Why health care costs are rising more slowly
Posted by Charles II on April 3, 2014
I always thought it was because the insurance companies had grabbed all the money in the world, but I guess I am wrong.
LIVE WEBCAST: The Future of U.S. Health Care Spending
For several decades health spending in the United States rose much faster than other spending. Forecasters predicted the health sector, already 17% of GDP, would soon exceed 20 to 25% of GDP, driving out other necessary public and private spending. However, in recent years health spending growth dropped dramatically and surprisingly, to a record slow pace for the fourth straight year in 2012. It is not clear why this turn around occurred or how long it will last.
On Friday, April 11th the Engelberg Center for Health Care Reform at Brookings will bring together several experts to discuss three questions that will also be addressed in a forthcoming series of Brookings papers. The discussion and papers will address the causes of the slowdown and the likelihood it will continue; its impact on federal and state budgets, and private spending; and identify reforms that will ensure slow cost growth while improving health.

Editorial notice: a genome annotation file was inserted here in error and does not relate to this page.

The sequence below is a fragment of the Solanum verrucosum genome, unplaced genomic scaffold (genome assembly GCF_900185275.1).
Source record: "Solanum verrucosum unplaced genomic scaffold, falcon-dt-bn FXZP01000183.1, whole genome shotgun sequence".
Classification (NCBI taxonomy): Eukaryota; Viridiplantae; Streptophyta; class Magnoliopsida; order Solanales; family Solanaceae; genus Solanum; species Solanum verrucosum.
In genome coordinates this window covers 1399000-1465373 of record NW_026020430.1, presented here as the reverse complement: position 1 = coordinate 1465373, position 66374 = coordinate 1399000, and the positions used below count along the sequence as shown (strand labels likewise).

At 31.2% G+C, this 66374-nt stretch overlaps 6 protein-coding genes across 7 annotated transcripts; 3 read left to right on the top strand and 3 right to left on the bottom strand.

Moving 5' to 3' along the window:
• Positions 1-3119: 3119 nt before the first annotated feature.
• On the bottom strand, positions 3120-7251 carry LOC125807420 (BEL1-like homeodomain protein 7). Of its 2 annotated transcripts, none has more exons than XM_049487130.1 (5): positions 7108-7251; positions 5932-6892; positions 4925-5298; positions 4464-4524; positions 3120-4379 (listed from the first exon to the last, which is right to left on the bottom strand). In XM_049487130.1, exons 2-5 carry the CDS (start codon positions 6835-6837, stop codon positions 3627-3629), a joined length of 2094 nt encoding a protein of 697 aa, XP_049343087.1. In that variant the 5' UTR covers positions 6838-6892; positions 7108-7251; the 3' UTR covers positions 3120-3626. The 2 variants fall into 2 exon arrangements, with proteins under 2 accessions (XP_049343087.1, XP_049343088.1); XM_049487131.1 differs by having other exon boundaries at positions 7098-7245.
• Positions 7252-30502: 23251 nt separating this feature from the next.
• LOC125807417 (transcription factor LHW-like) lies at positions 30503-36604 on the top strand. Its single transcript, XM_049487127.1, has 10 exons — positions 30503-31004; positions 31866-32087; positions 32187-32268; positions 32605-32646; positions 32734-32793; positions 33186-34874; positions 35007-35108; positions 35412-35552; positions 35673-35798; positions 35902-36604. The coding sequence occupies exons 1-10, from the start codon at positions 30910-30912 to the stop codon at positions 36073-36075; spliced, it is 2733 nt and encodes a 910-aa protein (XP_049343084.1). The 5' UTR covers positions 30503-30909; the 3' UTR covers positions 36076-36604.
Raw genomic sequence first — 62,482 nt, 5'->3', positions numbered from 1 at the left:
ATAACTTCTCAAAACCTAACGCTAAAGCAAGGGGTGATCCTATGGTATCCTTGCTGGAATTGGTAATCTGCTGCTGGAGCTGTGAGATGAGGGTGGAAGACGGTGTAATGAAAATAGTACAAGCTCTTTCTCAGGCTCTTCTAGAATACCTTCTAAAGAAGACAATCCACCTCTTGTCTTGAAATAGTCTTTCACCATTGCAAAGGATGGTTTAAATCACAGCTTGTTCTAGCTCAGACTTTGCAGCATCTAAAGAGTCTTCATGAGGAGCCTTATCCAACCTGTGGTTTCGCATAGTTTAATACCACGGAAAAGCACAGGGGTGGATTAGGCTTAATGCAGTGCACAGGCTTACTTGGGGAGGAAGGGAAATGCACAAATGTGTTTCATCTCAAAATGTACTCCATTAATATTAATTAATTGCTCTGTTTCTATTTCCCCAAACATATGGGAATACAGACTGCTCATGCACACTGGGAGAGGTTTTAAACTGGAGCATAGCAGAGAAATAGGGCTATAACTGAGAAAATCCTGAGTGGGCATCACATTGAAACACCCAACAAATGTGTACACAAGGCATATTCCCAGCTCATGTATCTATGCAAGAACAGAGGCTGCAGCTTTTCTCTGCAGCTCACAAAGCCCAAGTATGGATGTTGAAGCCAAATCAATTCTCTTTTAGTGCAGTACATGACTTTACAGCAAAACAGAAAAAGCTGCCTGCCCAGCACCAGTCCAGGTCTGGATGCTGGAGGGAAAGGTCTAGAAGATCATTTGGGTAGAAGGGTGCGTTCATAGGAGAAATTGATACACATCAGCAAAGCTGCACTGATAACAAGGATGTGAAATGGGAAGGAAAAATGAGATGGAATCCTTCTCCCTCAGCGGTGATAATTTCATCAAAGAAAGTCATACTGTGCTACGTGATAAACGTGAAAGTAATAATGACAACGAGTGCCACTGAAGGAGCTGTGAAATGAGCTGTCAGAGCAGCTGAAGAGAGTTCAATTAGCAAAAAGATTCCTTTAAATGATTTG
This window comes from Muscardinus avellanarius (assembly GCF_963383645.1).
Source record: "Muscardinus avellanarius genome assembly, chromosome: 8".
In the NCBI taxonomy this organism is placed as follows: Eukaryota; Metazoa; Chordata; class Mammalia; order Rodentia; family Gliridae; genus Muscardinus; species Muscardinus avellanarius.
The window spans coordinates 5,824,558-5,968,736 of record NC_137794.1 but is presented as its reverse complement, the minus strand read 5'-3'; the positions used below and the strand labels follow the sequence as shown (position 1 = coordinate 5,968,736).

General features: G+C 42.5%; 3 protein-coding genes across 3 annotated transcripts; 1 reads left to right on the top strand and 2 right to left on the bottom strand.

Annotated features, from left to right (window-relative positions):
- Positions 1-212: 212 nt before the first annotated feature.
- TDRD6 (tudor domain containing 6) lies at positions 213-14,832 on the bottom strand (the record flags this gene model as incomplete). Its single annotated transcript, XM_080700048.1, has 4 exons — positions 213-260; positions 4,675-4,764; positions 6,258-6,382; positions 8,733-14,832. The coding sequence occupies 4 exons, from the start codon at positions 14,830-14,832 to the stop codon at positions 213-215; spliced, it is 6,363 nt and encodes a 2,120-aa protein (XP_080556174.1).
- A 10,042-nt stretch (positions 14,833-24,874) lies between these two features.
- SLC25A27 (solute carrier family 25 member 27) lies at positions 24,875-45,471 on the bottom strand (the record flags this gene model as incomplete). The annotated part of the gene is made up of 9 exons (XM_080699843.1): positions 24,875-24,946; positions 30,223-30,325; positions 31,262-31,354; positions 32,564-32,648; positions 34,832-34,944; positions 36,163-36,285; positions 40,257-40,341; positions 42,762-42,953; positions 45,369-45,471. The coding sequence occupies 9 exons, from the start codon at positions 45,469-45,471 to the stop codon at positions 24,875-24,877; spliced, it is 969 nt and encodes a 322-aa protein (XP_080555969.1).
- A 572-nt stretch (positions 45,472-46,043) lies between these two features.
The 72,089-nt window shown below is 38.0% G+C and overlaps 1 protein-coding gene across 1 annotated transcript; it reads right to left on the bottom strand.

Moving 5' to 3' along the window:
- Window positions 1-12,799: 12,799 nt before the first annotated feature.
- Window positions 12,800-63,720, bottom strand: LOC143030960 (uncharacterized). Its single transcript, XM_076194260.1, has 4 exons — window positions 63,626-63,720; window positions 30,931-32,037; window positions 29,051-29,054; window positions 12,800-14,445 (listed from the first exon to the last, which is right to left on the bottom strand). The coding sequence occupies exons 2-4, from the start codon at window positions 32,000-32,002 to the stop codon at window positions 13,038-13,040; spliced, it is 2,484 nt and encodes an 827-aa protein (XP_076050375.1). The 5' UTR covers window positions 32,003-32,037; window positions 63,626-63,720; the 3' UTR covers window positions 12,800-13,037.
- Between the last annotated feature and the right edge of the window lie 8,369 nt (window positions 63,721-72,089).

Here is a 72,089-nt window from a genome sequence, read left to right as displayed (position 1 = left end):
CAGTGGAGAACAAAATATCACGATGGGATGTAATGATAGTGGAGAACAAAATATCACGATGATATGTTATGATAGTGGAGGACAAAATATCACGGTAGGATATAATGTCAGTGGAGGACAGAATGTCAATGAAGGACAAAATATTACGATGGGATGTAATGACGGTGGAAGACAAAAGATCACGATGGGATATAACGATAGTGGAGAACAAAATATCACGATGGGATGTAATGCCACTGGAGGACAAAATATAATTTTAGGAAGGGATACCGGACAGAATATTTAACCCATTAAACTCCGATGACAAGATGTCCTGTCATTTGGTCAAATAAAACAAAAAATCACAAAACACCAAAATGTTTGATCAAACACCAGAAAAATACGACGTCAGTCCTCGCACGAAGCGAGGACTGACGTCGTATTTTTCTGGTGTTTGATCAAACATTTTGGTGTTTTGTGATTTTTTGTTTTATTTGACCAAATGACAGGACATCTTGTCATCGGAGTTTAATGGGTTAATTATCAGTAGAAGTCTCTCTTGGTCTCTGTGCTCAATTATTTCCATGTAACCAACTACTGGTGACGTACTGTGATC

Over a dozen economic and health policy experts will participate in panel discussions, including Harvard’s David Cutler, American Action Forum’s Douglas Holtz-Eakin, University of Southern California’s Paul Ginsburg, and Altarum’s Charles Roehrig. Speakers will take questions from the audience.
April 11, 2014
8:30 AM – 2:15 PM EDT
1775 Massachusetts Avenue NW
Apparently the topic is popular, since i sold out before they let plebes like me know. But we can listen over the Interwebs
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